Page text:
Sh#t Your Ego Says: “I’ll Never Get There.”

Listen guys. I’m sorry, but can I complain for a second? As you might know, Sh#t Your Ego Says is my first full-length book. And I’m starting to realize something. Writing a book isn’t as easy as I thought it would be. Sure, I knew it wouldn’t be a cake walk. But I didn’t expect it to feel so much like a plank walk. “Oh sure, I can write a book. No problem,” I thought. “I have a lot of great insights to share and good stories to tell.” Famous last words. Writing a book is essentially like writing yourself into a hole. The author finds himself hopelessly lost, and is left with no choice but to write his way out. Or not.

There is an inside joke within the publishing industry. It’s easy to start a book, they say. But it’s hard to finish one. The hard part, it turns out, is not the writing itself. That’s the easy part. The hard part is sitting down every day, looking into the abyss of a blank white page and facing a state of pure uncertainty. The unknown, it turns out, is a scary place. The truth is, when I start writing, I have no idea what (if anything) will come out. Unlike death or taxes, the outcome of writing is not guaranteed. This can be, to say the least, daunting.

Sometimes I start with a story and hope I can find an insight or two hidden within the plot. Sometimes I start with a nugget of wisdom and hope I can recall a story to articulate the insight. Sometimes I use my notebook to interrogate my Ego, and hope like hell I make it out alive. There are a thousand different ways to stat writing, and it doesn’t matter which one I choose. All that matter is that I start. I don’t always see the finish line, but I trust it is there. And it is. Even if I get lost along the way, I always find it.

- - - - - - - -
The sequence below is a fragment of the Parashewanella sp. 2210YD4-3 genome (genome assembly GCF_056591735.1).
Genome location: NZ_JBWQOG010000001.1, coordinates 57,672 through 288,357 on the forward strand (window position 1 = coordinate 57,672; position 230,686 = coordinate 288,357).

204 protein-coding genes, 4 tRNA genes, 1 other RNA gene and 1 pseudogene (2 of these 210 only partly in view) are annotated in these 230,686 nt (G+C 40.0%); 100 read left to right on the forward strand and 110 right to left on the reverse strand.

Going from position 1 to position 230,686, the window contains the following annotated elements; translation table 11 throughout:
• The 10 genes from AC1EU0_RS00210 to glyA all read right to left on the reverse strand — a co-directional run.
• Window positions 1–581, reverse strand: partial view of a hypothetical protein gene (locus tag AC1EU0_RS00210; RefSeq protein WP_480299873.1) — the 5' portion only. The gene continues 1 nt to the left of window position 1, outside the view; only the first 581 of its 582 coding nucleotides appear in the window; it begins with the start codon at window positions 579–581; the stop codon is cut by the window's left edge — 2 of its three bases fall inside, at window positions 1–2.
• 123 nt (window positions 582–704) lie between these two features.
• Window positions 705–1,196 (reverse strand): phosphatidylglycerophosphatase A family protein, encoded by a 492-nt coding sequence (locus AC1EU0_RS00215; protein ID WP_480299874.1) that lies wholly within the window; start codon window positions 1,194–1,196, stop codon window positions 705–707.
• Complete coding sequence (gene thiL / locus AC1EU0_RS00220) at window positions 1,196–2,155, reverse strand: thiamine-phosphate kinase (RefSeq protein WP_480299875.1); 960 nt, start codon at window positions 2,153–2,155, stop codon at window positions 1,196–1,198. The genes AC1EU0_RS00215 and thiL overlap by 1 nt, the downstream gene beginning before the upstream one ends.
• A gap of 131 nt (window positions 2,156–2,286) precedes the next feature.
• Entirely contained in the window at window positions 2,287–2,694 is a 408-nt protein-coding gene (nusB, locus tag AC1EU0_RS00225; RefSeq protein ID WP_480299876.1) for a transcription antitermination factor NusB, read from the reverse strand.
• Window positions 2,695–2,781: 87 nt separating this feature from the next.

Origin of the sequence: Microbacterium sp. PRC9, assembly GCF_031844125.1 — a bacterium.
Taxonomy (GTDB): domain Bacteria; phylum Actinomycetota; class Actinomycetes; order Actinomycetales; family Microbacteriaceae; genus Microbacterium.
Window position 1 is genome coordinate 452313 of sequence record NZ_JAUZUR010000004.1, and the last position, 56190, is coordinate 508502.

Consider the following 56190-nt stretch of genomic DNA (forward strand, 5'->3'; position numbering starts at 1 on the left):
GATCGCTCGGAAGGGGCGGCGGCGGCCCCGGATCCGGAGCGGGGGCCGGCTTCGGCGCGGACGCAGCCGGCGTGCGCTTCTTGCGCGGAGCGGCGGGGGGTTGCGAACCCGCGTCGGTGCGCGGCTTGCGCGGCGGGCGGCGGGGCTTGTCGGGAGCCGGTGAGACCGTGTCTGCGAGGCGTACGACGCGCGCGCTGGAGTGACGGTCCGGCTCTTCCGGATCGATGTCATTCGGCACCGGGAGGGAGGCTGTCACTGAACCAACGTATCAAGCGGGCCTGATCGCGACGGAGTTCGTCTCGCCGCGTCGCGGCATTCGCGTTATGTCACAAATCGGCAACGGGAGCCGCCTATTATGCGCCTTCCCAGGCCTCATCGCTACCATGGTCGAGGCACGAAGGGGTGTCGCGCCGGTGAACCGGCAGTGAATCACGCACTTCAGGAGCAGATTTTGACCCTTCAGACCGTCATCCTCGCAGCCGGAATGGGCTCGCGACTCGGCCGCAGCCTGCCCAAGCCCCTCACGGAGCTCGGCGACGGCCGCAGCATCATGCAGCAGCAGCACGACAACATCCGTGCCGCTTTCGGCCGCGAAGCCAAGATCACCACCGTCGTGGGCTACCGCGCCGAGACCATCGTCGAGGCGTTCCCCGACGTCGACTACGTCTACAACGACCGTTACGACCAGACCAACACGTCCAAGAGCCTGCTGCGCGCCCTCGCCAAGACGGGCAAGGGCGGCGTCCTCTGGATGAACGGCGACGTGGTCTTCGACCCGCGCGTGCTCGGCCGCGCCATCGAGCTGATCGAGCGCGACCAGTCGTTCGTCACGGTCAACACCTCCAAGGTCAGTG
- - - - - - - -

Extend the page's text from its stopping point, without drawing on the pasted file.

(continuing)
Your attention today becomes your reality tomorrow.

Living an authentic life is a lot like writing a chapter of a book. When you decide to stop following the status quo and start listening to your inner guide, there is no blueprint. The future might look uncertain, like a blank sheet of paper. Your goals seem far away, and a little blurry. Because the future is unwritten, there is no guarantee that you will reach the finish line. And yet, like the first step of a marathon, you must begin the race before the finish line can be seen. This can be frustrating because the Ego is terrified of the unknown and what it cannot see. “What if I run out of ideas? What if my premise is stupid? Is this really what I want to do with my life? Oh god I suck.” In spite of these worries, in writing and in life, you must choose to disregard the possibility of failure, say “fuck it” and start anyway. The destination you focus on today, before results can be seen, will determine your reality tomorrow.